Choose Freedom

Title: Choose Freedom

Text: Galatians 4:21-31

Time: February 27th, 2011

It’s not normally a good idea to allegorize or overly spiritualize a Bible passage, but when a prophet or apostle does it on occasion it’s acceptable. I say that because in today’s passage, Galatians 4:21-31, the Apostle Paul does just that – he allegorizes an Old Testament passage dealing with Hagar and Sarah in order to teach an important spiritual truth. What do I mean by allegorize? What does it mean to use allegory in interpreting a biblical passage? To allegorize is to spiritualize a passage, or in other words, to make it highly symbolic, when the context is straight-forward narrative. The problem with allegory is that it’s so subjective that anybody can make anything into any kind of spiritual message. I can take the words of any Bible passage and find some invisible or spiritual or symbolic meaning – and there’s nothing to stop me from taking the interpretation in any direction. A real imaginative person could find any meaning in any verse at any time. This can lead to all kinds of abuse in using the Bible. You come up with strange and bizarre messages from the Bible if you take allegory too far. The proper way of reading and interpreting the Bible is to study the context of a passage and interpret it in its most straight-forward way. The intent of the author is very important. Now that doesn’t mean from time to time we can’t be inspired to apply a Bible verse in a way that the original author never intended, or that God can’t speak to us from a passage that has nothing to do with something we are dealing with in life. The Holy Spirit can use anything to speak to us at any time. But in respect to doctrine and morality and Christian practice we must stick to interpreting the Bible in its plain sense meaning. We can’t use allegory whenever we feel like it, because it’s much too relativistic, meaning, it’s too subjective. It can take us way off track. But if you are a biblical prophet or an apostle, and God gives you special permission to use allegory, that’s permissible. So we see Paul the Apostle making use of allegory in order to teach us an important spiritual truth. He uses symbolism to communicate something important. What’s the symbolism he uses? It’s comparing and contrasting the Old Testament women Hagar and Sarah. You probably remember the story of Abraham, that God promises him he’d be the father of many nations, only he had no children. Sarah gave her handmaid Hagar to Abraham to bear him a child, which she did, Ishmael. Then, eventually, Sarah herself bore Abraham a son, Isaac. Paul uses this story to illustrate his point, which I’ll explain today, this morning. Galatians 4:21-31 (read).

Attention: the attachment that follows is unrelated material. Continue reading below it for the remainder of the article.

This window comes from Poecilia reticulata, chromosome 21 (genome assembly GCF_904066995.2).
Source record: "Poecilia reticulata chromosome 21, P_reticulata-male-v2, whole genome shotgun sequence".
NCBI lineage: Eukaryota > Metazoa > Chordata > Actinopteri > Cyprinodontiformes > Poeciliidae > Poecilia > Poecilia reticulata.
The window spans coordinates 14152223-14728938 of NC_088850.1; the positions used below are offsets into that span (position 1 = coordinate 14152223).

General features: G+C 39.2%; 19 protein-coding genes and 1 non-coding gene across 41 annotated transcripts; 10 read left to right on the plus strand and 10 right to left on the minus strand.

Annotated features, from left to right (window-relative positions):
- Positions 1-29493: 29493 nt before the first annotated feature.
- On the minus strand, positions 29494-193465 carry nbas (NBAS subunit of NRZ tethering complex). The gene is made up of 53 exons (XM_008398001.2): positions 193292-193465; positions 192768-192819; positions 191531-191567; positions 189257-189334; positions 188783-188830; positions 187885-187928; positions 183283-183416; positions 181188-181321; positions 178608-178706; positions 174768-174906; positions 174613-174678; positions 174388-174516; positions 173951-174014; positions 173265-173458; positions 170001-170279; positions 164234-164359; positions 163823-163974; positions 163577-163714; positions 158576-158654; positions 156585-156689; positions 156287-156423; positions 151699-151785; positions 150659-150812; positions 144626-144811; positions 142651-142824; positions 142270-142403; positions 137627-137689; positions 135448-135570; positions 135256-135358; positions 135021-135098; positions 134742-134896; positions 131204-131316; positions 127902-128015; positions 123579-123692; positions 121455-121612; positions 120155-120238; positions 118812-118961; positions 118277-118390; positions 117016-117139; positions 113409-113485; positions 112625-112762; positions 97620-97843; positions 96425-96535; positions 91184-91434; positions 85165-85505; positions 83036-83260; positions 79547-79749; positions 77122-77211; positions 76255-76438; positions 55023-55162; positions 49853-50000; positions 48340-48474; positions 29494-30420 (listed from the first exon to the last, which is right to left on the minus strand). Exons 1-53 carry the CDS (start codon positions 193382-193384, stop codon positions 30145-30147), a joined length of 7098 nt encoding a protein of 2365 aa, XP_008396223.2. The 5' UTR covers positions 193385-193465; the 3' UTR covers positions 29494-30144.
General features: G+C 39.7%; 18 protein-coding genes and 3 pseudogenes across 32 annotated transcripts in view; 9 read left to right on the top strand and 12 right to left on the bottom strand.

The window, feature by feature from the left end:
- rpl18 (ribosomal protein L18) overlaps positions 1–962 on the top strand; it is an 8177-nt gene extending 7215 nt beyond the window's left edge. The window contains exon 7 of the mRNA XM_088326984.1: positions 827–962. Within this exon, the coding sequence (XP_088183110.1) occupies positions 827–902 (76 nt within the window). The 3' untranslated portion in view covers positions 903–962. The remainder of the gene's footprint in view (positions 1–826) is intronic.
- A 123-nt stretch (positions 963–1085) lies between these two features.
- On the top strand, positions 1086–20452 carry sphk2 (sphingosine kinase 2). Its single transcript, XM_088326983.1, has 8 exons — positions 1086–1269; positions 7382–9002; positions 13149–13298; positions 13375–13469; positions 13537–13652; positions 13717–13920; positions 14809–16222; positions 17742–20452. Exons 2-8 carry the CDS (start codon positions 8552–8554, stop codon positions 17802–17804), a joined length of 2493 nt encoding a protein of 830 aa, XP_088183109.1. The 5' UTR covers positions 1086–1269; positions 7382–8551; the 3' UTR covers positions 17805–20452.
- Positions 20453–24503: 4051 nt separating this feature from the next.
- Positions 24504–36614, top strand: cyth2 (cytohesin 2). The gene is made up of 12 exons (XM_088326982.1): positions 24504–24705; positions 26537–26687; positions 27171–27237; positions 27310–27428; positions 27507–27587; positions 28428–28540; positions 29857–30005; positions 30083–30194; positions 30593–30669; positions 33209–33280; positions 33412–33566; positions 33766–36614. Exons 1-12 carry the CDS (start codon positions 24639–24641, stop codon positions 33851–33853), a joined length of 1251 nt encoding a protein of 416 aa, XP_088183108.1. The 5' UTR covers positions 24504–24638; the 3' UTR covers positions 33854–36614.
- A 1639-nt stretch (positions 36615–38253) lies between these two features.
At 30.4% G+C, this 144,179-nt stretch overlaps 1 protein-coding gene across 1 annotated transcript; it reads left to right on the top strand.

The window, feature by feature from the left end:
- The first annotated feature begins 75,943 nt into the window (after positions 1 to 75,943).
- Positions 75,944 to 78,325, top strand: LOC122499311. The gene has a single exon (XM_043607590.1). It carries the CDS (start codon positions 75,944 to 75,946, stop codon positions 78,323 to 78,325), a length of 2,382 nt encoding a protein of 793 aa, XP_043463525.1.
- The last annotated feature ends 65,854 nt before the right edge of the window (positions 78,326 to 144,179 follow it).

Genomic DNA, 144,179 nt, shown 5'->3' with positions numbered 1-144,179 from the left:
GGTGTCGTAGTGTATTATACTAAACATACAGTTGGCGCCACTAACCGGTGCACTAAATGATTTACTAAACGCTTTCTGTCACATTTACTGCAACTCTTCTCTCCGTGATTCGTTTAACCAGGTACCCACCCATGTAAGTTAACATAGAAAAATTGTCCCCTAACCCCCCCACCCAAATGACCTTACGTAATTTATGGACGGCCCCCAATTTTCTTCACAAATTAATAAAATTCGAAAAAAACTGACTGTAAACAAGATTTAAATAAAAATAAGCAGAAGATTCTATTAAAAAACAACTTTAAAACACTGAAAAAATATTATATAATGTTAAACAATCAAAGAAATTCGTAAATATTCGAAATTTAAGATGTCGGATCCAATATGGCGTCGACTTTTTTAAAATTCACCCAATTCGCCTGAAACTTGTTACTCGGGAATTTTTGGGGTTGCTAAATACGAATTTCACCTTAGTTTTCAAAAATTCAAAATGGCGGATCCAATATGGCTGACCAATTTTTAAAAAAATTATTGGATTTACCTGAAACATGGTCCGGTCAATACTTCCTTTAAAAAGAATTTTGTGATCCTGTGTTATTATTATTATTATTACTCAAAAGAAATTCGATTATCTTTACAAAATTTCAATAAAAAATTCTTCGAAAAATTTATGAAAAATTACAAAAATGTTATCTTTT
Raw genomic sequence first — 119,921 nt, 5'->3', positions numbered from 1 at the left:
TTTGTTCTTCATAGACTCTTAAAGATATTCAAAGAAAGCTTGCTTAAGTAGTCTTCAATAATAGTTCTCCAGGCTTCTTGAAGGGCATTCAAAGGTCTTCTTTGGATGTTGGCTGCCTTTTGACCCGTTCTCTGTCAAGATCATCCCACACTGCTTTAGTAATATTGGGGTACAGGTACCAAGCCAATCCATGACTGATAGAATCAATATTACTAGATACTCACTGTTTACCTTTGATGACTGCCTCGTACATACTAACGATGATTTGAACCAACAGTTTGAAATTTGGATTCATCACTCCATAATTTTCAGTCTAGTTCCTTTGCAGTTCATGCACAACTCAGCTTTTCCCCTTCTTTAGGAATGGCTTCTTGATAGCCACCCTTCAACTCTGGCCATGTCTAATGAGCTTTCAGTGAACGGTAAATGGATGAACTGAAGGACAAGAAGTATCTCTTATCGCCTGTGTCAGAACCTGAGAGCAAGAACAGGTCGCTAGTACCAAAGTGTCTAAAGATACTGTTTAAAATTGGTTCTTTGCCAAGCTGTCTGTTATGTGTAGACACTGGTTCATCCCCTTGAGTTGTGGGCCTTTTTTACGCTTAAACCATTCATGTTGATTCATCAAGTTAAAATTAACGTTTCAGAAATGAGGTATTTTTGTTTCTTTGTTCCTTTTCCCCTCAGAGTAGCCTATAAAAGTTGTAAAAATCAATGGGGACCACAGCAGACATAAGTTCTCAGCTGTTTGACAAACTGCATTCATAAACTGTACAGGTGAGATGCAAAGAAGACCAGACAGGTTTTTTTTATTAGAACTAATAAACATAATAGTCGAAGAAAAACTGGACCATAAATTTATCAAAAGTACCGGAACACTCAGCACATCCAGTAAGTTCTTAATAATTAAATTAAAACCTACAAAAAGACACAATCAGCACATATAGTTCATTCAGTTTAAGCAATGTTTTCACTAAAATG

First, there’s the difference between the ordinary law and the supernatural promise. Galatians 4:21-23, “Tell me, you who want to be under the law, are you not aware of what the law says? For it is written that Abraham had two sons, one by the slave woman and the other by the free woman. His son by the slave woman was born in the ordinary way; but his son by the free woman was born as the result of promise.” Paul’s first point is that if we examine how the two children of Abraham were born, we’ll see that one was born of ordinary and natural circumstances, but the other was born of supernatural, special and divine circumstances. Abraham had no son, no heir, and yet God had promised that he’d be the father of many nations. But how can you be the father of many nations without at least an heir to start things off? So Abraham had a child through the handmaid of Sarah, Ishmael. This took no faith, no miracle from God, nothing but human ingenuity. Ishmael’s mother was Hagar, who was a servant girl. Now in contrast to Hagar and Ishmael, we know later that Abraham had a son through his wife Sarah, Isaac. He was the child of promise, a miracle from God, in fulfillment of the prophecy to Abraham. Now the application to our lives as Christians is that if we continue in our natural, normal state, the way we are born into this world, we will pursue salvation through law, because that’s the natural, normal way of trying to work out a relationship with God. I’ve mentioned before that if left to ourselves we will all work out some legalistic way of relating to God. It’s the most natural and normal way of thinking. If you work hard, you’ll get paid on the job. If you want to be rewarded, you must try hard at whatever you are doing. You’ve got to invest a lot of money to make a lot of money. This is just an extension of the principle, “You reap what you sow.” Now applied to a relationship with God, you’d naturally think, “If I want to please God I must work hard at obeying the Law of God.” This natural way of thinking represents Abraham’s thinking in having Ishmael, because he thought, “If I want a son, I must go through Hagar not Sarah, since Sarah is unable to bear me a son.” So he had a child through Hagar. It didn’t take any faith on Abraham’s part to do this, just common sense. But God made a promise to Abraham that required the supernatural, not the natural. The promise child was Isaac, not Ishmael. In the same way, God’s promise of salvation to us involves the supernatural atonement of Jesus Christ, not the ordinary working of obedience through the Law. So Paul is trying to show us the difference between the ordinary versus the extra-ordinary, the natural versus the supernatural in respect to salvation.